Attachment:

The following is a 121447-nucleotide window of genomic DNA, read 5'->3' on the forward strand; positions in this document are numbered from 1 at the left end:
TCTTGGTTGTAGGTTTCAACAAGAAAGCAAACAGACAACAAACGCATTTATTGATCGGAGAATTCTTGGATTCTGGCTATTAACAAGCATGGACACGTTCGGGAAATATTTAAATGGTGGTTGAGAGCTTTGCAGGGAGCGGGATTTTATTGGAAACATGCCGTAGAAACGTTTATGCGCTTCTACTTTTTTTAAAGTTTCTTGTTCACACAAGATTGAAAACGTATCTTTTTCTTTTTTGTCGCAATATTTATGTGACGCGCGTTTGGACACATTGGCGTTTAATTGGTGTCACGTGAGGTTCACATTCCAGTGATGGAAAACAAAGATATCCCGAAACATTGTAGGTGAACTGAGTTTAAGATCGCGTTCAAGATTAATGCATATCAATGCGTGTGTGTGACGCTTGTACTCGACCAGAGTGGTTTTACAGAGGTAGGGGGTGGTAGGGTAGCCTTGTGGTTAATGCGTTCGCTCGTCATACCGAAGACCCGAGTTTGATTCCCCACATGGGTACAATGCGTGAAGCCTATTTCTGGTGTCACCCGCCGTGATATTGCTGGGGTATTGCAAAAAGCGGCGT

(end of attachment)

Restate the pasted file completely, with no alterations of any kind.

The following is a 121447-nucleotide window of genomic DNA, read 5'->3' on the forward strand; positions in this document are numbered from 1 at the left end:
TCTTGGTTGTAGGTTTCAACAAGAAAGCAAACAGACAACAAACGCATTTATTGATCGGAGAATTCTTGGATTCTGGCTATTAACAAGCATGGACACGTTCGGGAAATATTTAAATGGTGGTTGAGAGCTTTGCAGGGAGCGGGATTTTATTGGAAACATGCCGTAGAAACGTTTATGCGCTTCTACTTTTTTTAAAGTTTCTTGTTCACACAAGATTGAAAACGTATCTTTTTCTTTTTTGTCGCAATATTTATGTGACGCGCGTTTGGACACATTGGCGTTTAATTGGTGTCACGTGAGGTTCACATTCCAGTGATGGAAAACAAAGATATCCCGAAACATTGTAGGTGAACTGAGTTTAAGATCGCGTTCAAGATTAATGCATATCAATGCGTGTGTGTGACGCTTGTACTCGACCAGAGTGGTTTTACAGAGGTAGGGGGTGGTAGGGTAGCCTTGTGGTTAATGCGTTCGCTCGTCATACCGAAGACCCGAGTTTGATTCCCCACATGGGTACAATGCGTGAAGCCTATTTCTGGTGTCACCCGCCGTGATATTGCTGGGGTATTGCAAAAAGCGGCGT